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February 2005, Part 4

Jim Miller on Politics




Pseudo-Random Thoughts



Follow-Up On British Absentee Ballot Fraud:  As I discussed in this post, the Labour government in Britain has been experimenting with absentee ballots (which they call "postal votes").  They found that absentee ballots were subject to fraud, something that will not surprise the regular readers of this site.  In the news reports I saw, there was every major problem with their postal votes that we have had with absentee ballots, except vote brokers.  And those, I predict, are only a matter of time, since Labour intends to continue and even expand the experiment.

The details given here about one of the scandals have parallels in most American vote fraud scandals.
Three Labour councillors accused of benefiting from "widespread" corruption of postal ballots during last year's local elections walked out of a High Court inquiry into the allegations today.

The unexpected exit of Shafaq Ahmed, Shah Jahan and Ayaz Khan came seconds before the start of the two-week hearing at the Birmingham and Midlands Institute.
. . .
Graham Brodie, a barrister representing members of the public who have made the allegations of fraud, said that every democracy relied upon a fair electoral process.

The lawyer continued: "The principal allegation made by the petitioners is that the three Labour Party candidates are, together with their agents, responsible for widespread corruption and illegal conduct in relation to the election.

"It was so extensive that it may reasonably be supposed to have affected the result."

Mr Brodie estimated that up to 1,500 postal votes in Bordesley Green had been cast with signatures on the ballot paper which differed from those on the original application form.

"They (those involved in the alleged fraud) procured large numbers of unused postal ballot documents, which they then completed in the names of persons who were entitled to a vote, but had no idea that postal votes were being cast by others in their names," Mr Brodie said.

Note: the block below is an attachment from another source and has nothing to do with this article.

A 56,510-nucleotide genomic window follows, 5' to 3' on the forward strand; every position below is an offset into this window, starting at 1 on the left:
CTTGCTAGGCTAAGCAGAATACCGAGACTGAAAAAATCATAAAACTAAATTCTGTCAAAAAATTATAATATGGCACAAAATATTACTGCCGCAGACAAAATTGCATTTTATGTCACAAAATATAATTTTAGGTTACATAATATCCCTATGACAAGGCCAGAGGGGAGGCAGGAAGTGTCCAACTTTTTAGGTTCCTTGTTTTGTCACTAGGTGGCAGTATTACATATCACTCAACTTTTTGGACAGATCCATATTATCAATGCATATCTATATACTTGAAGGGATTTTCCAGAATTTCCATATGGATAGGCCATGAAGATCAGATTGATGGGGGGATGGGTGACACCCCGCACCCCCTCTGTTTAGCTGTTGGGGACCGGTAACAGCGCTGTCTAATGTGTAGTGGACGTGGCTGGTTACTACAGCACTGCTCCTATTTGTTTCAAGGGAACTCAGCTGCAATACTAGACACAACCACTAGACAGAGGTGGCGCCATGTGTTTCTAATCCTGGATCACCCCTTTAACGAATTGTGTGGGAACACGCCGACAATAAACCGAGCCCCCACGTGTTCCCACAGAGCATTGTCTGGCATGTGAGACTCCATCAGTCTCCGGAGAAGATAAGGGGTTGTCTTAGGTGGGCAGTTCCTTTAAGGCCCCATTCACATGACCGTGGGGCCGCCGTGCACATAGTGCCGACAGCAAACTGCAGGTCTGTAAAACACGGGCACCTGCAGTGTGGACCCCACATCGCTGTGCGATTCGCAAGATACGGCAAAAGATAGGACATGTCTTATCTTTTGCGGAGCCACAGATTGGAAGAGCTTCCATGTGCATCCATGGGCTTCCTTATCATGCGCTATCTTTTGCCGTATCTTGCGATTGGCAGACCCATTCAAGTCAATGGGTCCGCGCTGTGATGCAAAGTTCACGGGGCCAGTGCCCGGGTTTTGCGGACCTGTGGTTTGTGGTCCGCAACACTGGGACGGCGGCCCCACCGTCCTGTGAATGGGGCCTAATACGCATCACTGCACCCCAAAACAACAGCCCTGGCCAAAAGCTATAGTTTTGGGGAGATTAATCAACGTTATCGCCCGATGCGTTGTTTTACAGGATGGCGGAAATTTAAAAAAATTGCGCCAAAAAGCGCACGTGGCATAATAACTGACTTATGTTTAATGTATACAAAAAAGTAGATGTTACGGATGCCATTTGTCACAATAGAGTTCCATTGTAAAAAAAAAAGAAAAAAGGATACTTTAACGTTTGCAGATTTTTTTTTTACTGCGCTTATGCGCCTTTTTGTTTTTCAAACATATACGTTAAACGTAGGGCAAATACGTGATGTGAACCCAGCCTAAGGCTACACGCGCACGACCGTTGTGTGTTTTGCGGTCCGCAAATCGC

Ahmed, Jahan, and Khan walked out after the judge refused their request for more time to prepare.   (They have had months.)

Once more, here's what we have learned the hard way about absentee ballots.  You can have elections free from the risk of vote fraud, or you can have widespread use absentee ballots, but not both.  At least not with the technology commonly used.  (And every technological fix I can think of would endanger the secrecy of the ballot.)

But I don't blame the British government for not figuring this out immediately.  We have been making this mistake for years and still haven't caught on.

(Thanks to Natalie Solent for pointing out this article.)
- 2:41 PM, 27 February 2005   [link]


Treason Is A Charge that I do not make lightly.  Others are less restrained.  For example, this letter writer.
Bush's Treason

George Bush's plan to "reform" Social Security amounts to nothing less than treason ["Wrecking Social Security," Feb. 16].  Bush, probably on orders from God, is out to destroy America as we know it by undermining and crippling the economy.  My only hope is that if he succeeds, the people who get screwed are those "red state" morons who elected him.  Seeing them take it in the shorts would be sweet music indeed.